A.L. Parmelee, a twelve-year old who lived at Twenty-second and F Street, had always been fascinated by naval vessels and knew the Bennington had been ordered to sail that morning. The boy was determined to watch her as she stood out from her mooring, and he knew that from F Street, there would be an unobstructed view of the bay. Parmelee managed to slip outside, hoping for a glimpse of the ship as she hoisted anchor and turned her prow toward Point Loma and the Pacific Ocean.
The manager of the downtown Bijou Theater, R. Beers Loos, had sauntered down to the wharves that morning; the theater hadn’t yet opened for business, and it was fine weather for a walk. He was standing at the end of Spreckels Wharf when his attention was drawn suddenly to the Bennington. As he described it later, “There was a dull, rumbling roar like distant thunder, then clouds of steam enveloped her.”
It was 10:40 a.m. One of the Bennington's boilers had just exploded.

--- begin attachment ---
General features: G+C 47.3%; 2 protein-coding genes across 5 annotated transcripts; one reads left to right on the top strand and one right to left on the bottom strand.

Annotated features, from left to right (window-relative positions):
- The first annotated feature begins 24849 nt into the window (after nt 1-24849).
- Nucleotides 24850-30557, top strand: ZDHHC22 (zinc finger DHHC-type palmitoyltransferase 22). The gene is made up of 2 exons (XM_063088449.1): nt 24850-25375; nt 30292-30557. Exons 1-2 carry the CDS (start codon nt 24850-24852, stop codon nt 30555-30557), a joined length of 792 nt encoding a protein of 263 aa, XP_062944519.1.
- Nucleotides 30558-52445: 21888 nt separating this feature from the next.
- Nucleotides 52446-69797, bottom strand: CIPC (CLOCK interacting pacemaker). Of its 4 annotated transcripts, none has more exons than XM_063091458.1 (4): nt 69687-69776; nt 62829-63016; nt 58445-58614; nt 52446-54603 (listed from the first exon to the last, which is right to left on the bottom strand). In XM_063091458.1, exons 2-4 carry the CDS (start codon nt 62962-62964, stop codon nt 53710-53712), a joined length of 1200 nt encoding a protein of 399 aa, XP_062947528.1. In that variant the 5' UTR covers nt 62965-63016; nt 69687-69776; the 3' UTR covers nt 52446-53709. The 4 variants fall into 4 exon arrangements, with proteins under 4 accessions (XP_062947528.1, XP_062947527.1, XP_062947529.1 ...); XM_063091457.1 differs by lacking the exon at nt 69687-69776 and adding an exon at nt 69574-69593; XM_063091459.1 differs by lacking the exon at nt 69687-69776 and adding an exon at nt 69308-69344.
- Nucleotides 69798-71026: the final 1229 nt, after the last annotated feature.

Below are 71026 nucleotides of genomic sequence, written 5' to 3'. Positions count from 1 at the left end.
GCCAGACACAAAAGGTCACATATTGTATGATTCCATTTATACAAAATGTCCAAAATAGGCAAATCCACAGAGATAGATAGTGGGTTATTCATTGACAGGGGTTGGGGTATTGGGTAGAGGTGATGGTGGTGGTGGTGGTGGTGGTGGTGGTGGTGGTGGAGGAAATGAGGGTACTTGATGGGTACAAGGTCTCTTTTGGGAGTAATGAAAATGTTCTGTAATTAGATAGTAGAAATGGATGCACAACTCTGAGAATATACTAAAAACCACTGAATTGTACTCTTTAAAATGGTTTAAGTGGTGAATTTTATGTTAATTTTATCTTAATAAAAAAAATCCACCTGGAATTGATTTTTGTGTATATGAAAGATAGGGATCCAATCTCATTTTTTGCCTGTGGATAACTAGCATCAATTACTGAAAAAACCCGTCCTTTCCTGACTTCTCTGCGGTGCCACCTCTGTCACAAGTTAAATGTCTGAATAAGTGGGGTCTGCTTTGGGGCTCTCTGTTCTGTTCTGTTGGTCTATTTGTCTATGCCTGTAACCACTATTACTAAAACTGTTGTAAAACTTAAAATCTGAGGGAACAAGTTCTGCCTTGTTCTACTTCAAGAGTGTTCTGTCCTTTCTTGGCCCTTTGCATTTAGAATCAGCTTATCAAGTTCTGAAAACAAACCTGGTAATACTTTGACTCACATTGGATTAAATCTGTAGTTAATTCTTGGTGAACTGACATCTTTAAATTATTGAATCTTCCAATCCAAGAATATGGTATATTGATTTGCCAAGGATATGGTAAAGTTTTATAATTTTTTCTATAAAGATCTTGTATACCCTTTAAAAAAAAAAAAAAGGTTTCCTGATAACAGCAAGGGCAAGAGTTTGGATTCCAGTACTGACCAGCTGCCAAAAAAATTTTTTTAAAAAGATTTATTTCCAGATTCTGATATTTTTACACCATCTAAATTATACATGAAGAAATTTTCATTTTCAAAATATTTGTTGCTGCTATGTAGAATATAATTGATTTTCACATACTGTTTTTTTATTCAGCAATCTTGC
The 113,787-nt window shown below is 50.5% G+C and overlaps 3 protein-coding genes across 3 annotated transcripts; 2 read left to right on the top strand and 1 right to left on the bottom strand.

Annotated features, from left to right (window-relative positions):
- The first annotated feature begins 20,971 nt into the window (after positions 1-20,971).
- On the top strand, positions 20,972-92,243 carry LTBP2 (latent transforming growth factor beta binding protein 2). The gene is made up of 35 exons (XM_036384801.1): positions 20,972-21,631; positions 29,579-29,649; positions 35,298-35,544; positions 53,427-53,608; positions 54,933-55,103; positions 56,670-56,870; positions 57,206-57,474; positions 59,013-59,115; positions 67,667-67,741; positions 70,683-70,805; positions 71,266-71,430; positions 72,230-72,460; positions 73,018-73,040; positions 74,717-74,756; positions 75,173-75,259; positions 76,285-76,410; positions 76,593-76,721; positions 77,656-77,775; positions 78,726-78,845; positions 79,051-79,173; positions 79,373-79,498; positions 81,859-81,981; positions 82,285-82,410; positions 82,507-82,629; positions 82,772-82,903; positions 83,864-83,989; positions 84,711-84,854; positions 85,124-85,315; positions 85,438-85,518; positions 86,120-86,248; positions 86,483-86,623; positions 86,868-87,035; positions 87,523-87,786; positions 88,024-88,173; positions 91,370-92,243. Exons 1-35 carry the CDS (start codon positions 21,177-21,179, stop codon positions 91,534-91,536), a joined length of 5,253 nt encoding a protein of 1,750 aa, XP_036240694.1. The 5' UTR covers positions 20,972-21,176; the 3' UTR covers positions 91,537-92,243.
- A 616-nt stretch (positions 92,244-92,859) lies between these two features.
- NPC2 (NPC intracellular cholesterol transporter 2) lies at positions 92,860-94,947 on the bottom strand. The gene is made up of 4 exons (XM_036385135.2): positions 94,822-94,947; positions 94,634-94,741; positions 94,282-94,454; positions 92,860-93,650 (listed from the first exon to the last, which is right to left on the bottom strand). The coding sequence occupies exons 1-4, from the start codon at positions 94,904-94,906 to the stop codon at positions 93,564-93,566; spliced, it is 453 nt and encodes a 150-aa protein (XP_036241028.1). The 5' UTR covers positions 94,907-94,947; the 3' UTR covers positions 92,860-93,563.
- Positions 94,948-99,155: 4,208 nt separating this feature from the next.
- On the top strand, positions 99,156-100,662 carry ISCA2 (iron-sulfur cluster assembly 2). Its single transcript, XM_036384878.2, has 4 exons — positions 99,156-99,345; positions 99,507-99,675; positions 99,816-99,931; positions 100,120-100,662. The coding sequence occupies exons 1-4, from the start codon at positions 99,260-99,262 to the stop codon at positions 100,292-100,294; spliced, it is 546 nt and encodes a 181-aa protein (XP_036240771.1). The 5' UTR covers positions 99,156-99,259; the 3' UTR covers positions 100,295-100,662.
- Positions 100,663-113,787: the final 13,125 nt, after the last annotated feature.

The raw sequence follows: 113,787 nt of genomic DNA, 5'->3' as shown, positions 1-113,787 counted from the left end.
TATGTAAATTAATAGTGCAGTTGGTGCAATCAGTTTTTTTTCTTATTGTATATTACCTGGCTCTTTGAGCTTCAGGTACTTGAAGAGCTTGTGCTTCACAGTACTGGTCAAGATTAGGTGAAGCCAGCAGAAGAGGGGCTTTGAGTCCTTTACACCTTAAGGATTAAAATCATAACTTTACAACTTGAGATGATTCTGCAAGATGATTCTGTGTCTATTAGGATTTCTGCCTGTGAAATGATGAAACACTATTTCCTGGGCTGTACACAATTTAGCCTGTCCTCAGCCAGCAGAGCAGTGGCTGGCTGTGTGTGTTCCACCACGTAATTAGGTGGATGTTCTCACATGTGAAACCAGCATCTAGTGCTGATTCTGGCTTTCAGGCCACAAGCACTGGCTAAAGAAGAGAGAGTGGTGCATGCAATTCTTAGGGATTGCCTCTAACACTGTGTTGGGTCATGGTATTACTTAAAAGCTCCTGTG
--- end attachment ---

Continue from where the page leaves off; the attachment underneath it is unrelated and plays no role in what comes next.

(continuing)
As boatswain’s mate of the port watch, Lee Strobel had charge of the deck. All morning of the twenty-first, the crew had been kept busy getting the ship ready for sea. Coaling gear was being stowed away and the decks were being scrubbed clean of the thick black coal dust. When his relief arrived, Strobel rolled his pants up to his knees, grabbed his water bucket, and started forward to help with the cleaning. At the fresh-water spigot near the bow, he paused to watch an argument between two sailors and the spigot custodian. The sailors, covered with coal dust, complained that they had not received their proper allowance of fresh water. The young officer of the deck, Ensign Newman K. Perry, hastened over to settle the issue. Another twenty or thirty sailors were also near the bow, laughing and squirting each other with the saltwater rinse hose. Then, as Strobel remembered it many years later, “ ... the ship shuddered violently and we were enveloped in a roaring cloud of scalding steam. It struck me from behind and carried me willy-nilly and with great force like a leaf in a gale. There seemed no chance to escape, and my first thought was, ‘What a terrible way to die.’ ”